Federal Judge Rejects The NFL Concussions Settlement

A federal judge on Tuesday rejected a preliminary settlement between the National Football League and retired players and their families over concussion-related injuries. The judge doubted that the $765 million settlement would adequately cover all of the retired players potentially eligible to be paid.

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Today in Philadelphia, a federal judge rejected a proposed $765 million settlement between the National Football League and many of its former players. The settlement concerned claims against the league for lingering injuries related to head trauma.

Here to discuss what the ruling means is NPR's Mike Pesca. And, Mike, remind us please where this case stood before the judge rejected it today?

MIKE PESCA, BYLINE: Right. So right before the football season started, the NFL settled with all these players and their families - really close to 5,000 who are suing them - and it was because of all the concussions and all the head trauma; chronic traumatic encephalopathy. And the dollar amount that was affixed to that was somewhere approaching $900 million when you include lawyers' fees and so forth. But there were some details to be ironed out - steps in the process.

Recently, the plaintiffs' lawyers released a calculation of how much everyone would get. And it was based on how long you served, how bad your malady was, how old you are now. So someone with ALS, who played in the league for half a dozen years and is 45, would be getting $5 million and the rewards went down from there. It's all submitted to the judge.

The judge gets to approve this. And it was thought she would approve it because not only had both sides agreed to it, there was a negotiator - a former federal judge - that she appointed who signed off on it. So it was seen as maybe something of more than a formality but less than, you know, less than a big question mark. But she did reject it.

BLOCK: And that's stunning development today. So what did Judge Brody say in her ruling to explain why she rejected the settlement?

PESCA: It was very narrow and very specific. First of all, she noted over and over that with a class-action lawsuit, not only do you have to deal with people who are actually signed on to the lawsuit, you have to deal with everyone in the class. One of the reasons the NFL agreed to this was all the retired players would we be swept up into this, even people who weren't applying for the award.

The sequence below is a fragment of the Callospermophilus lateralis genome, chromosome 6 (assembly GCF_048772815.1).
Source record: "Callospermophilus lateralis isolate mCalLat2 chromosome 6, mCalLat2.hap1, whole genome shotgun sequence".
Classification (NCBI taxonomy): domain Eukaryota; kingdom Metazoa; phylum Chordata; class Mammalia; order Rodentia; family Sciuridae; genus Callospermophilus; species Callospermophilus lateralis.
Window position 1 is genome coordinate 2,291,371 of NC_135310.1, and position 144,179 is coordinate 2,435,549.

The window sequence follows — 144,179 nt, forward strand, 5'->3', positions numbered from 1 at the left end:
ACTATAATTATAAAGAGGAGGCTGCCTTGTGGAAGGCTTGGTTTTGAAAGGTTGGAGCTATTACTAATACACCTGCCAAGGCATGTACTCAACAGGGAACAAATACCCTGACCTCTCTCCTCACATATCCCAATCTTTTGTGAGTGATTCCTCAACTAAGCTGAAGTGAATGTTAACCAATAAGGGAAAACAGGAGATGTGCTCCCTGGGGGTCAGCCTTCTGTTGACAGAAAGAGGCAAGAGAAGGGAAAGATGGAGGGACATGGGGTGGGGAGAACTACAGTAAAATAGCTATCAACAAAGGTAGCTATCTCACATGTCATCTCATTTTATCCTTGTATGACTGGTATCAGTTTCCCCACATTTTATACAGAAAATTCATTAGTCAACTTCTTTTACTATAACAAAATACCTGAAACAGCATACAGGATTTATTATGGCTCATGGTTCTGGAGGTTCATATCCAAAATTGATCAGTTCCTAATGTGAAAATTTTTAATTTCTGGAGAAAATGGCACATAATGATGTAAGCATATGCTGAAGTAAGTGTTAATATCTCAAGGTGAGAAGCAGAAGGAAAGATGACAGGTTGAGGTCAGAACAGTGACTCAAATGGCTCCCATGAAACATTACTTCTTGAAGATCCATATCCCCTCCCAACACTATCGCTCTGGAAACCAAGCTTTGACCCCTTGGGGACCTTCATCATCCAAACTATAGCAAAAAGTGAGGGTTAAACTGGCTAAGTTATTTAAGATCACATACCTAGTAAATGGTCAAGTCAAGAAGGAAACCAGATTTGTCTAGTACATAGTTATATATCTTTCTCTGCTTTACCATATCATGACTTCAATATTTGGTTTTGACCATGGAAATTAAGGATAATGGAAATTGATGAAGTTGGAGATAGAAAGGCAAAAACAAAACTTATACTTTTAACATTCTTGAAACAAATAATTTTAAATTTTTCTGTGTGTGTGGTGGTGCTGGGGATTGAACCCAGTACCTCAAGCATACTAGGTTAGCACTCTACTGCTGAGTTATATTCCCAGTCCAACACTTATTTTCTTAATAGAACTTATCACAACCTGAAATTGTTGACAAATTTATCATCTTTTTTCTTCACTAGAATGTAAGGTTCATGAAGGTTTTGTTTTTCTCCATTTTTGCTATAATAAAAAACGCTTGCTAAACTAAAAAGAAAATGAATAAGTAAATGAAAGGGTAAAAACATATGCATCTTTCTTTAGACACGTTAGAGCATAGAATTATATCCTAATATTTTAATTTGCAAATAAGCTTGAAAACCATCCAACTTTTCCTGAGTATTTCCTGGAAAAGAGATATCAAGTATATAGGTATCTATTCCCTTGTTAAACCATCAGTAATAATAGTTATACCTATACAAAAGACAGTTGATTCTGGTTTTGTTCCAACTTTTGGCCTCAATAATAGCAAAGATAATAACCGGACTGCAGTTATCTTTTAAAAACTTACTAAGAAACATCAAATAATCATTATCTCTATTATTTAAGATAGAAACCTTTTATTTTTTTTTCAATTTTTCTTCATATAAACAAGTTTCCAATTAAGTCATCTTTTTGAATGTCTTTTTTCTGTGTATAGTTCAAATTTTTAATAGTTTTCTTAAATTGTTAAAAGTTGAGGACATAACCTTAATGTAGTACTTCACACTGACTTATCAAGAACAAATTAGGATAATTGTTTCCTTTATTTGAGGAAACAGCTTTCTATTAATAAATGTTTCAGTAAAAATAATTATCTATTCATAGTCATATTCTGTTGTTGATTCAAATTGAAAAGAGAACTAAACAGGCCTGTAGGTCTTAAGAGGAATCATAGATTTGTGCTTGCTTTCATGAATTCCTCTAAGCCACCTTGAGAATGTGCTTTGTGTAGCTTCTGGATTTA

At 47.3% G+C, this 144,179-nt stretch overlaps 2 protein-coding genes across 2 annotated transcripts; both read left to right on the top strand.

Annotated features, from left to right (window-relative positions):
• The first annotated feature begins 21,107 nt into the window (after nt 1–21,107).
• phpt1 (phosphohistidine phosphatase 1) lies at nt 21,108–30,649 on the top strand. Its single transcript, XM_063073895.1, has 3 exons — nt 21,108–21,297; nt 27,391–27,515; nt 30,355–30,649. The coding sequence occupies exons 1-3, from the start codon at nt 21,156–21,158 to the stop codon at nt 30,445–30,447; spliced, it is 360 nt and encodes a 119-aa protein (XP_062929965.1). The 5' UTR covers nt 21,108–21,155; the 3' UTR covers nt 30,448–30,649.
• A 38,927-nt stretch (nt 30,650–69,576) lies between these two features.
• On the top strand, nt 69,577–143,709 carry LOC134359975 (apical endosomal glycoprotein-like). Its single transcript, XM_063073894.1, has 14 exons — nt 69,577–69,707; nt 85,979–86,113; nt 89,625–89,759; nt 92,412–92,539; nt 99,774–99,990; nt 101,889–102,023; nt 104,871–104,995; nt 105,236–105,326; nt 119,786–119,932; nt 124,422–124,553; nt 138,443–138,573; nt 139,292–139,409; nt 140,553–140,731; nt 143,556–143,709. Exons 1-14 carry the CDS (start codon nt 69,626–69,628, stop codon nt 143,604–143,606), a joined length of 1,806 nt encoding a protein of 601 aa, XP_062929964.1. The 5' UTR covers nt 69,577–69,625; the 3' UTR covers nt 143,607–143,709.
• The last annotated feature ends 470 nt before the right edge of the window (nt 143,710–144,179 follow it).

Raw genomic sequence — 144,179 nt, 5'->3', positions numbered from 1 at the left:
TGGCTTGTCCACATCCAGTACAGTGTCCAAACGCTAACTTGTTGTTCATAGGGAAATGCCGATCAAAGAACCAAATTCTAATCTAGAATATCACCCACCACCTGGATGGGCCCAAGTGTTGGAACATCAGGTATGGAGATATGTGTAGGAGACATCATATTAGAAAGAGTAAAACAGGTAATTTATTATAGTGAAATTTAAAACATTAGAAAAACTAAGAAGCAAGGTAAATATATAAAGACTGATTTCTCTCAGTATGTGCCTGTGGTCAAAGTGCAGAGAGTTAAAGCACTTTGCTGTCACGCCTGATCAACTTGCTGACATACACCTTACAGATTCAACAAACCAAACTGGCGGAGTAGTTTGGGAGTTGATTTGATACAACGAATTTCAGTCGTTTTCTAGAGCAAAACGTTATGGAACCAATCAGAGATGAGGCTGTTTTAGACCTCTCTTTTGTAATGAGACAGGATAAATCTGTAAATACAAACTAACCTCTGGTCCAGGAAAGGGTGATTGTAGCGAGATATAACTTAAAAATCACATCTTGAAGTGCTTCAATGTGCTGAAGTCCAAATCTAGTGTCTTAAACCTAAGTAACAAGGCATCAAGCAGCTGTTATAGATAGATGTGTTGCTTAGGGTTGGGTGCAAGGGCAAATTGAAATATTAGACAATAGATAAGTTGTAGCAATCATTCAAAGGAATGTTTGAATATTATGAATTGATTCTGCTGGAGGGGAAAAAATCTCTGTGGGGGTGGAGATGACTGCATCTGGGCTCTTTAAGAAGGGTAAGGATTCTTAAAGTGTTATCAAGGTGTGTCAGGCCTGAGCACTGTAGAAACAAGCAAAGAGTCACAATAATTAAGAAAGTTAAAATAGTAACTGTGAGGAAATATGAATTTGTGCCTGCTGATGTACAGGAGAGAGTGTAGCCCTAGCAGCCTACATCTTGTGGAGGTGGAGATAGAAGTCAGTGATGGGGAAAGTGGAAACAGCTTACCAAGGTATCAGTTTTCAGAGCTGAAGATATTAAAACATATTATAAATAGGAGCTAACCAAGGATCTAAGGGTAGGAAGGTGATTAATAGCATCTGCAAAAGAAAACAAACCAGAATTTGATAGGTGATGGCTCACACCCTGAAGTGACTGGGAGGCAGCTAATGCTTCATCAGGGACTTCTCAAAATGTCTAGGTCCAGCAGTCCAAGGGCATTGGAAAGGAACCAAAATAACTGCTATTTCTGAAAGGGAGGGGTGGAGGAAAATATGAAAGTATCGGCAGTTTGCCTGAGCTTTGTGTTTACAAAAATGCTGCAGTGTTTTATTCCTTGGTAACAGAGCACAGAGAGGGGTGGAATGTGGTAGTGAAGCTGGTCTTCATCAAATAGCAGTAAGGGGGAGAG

And she did the math. And she said even though they're about 5,000 players right now who may be eligible for this, there are potentially 20,000 players. And when she did the math about how much money was in the suit, you know, she comes out to maybe at something in like $34,000 per player. She said, I'm not satisfied that that's going to be enough, given how much you say you're going to pay everyone.

She didn't say you're lying, she said you failed to include the documentation. You've indicated that there are experts who say it will be enough, but I don't see those calculations. So if I don't see those calculations, I'm looking out for the people who haven't signed off on this suit - the other players who potentially could be awarded the money. And she said I will not allow this to go forward. You have to go back to the drawing board or at least give me good documentation.

BLOCK: OK. So if they do that what happens then?

PESCA: Right, so that's the question. Perhaps they could just resubmit the studies showing that it will be enough money. Perhaps they can come back with a higher dollar amount. Or maybe both sides will just rip it up and start all over again. You would think that the NFL would not want to do this, right? There's a reason they settled. And one of the reasons is they don't want to have to open their books. Maybe a few million more would make them happy. But right now, we don't know.

BLOCK: OK, NPR's Mike Pesca on the news today that a federal judge has rejected settlement between the NFL and retired players. Mike, thanks.

PESCA: You're welcome.

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